(e.) It is frequently used to denote the more degenerate and wicked portion of mankind: an instance of which occurs very early, "The sons (or worshippers) of God married the daughters of men (or the irreligious)" (Ge 6:2). We request a careful examination of the following passages with their respective contexts: Ps 11:4; Ps 12:1-2,8; Ps 14:2, etc. The latter passage is often adduced to prove the total depravity of the whole human race, whereas it applies only to the more abandoned Jews, or possibly to the more wicked Gentile adversaries of Israel. It is a description of "the fool," or wicked man (ver. 1), and of persons of the same class (ver. 1,2), "the workers of iniquity, who eat up God's people like breads and called not upon the name of the Lord" (ver. 4). For the true view of Paul's quotations from this psalm (Ro 3:10), see M'Knight, adiloc.; and observe the use of the word "man" in Lu 5:20;
Mt 10:17. It is applied to the Gentiles (Mt 27:22; comp. Mr 10:33, and Mr 9:31; Lu 18:32; see Mountenev, ad Demosth. Philippians 1:221). (J:) The word is used to denote other men, in opposition to those already named, as "both upon Israel and other men" (Jer 32:20), i.e. the Egyptians. "Like other men" (Ps 73:5), i.e. common men, in opposition to better men (Ps 82:7); men of inferior rank, as opposed to אַישׁ. men of higher rank (see Hebrew, Isa 2:9; Isa 5:15: Ps 49:3; Ps 62:10; Pr 8:4). The phrase "son of man," in the Old Testament, denotes man as frail and unworthy (Nu 23:19; Job 25:6; Eze 2:1,3); as applied to the prophet, so often, it has the force of "mortal!"
2. אַישׁ, ish, is a man in the distinguished sense, like the Latin vir and Greek ἀνήρ. It is used in all the several senses of the Latin vir, and denotes a man as distinguished from a woman (1Sa 17:33; Mt 14:21); as a husband (Ge 3:16; Ho 2:16); and in reference to excellent mental qualities. A beautiful instance of the latter class occurs in Jer 5:1: "Run ye to and fro through the streets of Jerusalem, and see now, and know, and seek in the broad places thereof, if ye can find a man, if there be any that executeth judgment, that seeketh the truth; and I will pardon it." This reminds the reader of the philosopher who went through the streets of Athens with a lighted lamp in his hand, and being asked what he sought, said, "I am seeking to find a man" (see Herodot. 2:120; Homer, II. 5. 529). It is also used to designate the superior classes (Pr 8:4; Ps 141:4, etc.), a courtier (Jer 38:7), the male of animals (Ge 7:2). Sometimes it means men in general (Ex 16:29; Mr 6:44).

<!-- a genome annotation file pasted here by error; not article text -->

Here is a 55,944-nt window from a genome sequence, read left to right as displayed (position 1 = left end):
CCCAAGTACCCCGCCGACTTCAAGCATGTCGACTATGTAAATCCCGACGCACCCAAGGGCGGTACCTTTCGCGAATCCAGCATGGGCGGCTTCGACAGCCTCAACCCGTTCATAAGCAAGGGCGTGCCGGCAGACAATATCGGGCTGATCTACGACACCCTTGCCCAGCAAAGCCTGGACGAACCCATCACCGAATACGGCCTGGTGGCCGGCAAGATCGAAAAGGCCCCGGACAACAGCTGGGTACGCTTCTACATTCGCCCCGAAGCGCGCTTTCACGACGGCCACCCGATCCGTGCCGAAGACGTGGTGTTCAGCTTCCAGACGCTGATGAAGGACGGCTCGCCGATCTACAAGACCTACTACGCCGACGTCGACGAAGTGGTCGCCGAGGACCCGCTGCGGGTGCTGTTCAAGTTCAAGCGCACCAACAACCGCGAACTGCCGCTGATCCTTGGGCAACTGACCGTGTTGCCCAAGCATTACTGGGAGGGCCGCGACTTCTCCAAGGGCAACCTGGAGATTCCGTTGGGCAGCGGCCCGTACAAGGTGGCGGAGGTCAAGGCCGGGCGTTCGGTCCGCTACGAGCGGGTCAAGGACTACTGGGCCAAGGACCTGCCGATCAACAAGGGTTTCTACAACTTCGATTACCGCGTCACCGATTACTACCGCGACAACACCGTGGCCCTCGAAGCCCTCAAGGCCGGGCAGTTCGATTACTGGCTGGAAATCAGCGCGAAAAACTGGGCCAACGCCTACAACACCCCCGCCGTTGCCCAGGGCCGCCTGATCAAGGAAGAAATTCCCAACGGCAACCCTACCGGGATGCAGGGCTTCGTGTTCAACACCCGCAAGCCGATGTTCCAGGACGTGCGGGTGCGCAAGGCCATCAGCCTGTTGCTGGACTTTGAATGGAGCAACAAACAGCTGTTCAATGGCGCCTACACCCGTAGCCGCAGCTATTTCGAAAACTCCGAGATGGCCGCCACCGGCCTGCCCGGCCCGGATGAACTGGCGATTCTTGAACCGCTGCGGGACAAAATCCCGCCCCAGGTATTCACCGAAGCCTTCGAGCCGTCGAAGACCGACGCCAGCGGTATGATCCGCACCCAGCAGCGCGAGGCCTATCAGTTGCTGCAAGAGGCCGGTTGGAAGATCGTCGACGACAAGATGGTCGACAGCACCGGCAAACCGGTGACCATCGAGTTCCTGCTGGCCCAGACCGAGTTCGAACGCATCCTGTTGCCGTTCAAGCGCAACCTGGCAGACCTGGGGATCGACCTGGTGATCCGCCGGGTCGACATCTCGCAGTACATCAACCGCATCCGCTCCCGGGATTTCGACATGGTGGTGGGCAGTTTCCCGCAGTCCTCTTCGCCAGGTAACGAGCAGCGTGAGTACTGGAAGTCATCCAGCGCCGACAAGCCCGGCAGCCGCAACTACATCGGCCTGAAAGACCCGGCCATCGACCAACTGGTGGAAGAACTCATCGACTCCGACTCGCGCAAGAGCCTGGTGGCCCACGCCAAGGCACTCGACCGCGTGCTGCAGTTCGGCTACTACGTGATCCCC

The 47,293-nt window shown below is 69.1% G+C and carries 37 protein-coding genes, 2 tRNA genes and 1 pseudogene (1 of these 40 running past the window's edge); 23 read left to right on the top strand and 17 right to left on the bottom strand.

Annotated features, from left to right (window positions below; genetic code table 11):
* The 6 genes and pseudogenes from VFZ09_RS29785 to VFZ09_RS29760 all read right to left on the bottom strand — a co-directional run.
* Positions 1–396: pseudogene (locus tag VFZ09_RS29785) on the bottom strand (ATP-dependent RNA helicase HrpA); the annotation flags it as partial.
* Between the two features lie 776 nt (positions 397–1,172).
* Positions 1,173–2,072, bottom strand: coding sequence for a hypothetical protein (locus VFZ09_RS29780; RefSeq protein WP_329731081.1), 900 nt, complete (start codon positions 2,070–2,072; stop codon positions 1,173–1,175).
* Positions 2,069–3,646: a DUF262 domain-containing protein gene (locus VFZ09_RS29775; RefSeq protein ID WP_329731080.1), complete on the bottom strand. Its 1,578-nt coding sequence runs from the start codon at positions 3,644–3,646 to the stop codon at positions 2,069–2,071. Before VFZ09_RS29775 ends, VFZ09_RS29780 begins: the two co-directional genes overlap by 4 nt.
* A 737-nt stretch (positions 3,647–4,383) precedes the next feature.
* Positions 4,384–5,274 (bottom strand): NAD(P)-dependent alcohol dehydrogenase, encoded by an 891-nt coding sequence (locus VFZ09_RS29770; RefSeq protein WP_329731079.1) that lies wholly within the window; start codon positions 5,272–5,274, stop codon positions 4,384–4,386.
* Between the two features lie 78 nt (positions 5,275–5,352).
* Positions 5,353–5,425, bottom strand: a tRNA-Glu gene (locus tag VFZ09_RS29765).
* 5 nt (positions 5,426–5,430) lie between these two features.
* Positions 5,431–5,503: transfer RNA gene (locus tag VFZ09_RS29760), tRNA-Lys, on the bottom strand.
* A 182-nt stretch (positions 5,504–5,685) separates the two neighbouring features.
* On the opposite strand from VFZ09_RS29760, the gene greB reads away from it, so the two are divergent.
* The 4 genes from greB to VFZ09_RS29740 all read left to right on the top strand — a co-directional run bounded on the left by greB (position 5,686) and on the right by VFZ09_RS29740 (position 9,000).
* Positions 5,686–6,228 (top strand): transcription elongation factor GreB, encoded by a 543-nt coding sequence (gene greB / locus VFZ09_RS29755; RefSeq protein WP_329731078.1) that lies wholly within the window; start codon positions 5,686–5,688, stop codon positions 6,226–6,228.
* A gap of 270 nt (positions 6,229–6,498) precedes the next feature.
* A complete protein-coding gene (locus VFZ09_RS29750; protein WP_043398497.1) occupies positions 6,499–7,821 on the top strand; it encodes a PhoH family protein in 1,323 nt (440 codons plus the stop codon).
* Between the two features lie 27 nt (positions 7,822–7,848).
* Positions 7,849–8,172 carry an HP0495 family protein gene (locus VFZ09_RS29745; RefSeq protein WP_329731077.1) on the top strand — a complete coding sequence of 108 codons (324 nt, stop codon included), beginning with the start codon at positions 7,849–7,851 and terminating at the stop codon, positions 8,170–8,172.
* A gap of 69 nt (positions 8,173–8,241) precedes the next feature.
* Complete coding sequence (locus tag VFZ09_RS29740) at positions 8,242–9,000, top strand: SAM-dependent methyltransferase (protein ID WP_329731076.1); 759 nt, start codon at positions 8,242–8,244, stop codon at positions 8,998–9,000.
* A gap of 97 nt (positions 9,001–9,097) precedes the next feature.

3. אנֵוּשׁ, enosh', mortals, βροτοί, as transient, perishable, liable to sickness, etc.: "Let not man [margin, 'mortal man'] prevail against thee" (2Ch 14:11). "Write with the pen of the common man" (Isa 8:1), i.e. in a common, legible character (Job 15:14; Ps 8:5; Ps 9:19-20; Isa 51:7; Ps 103:15). It is applied to women (Jos 8:25).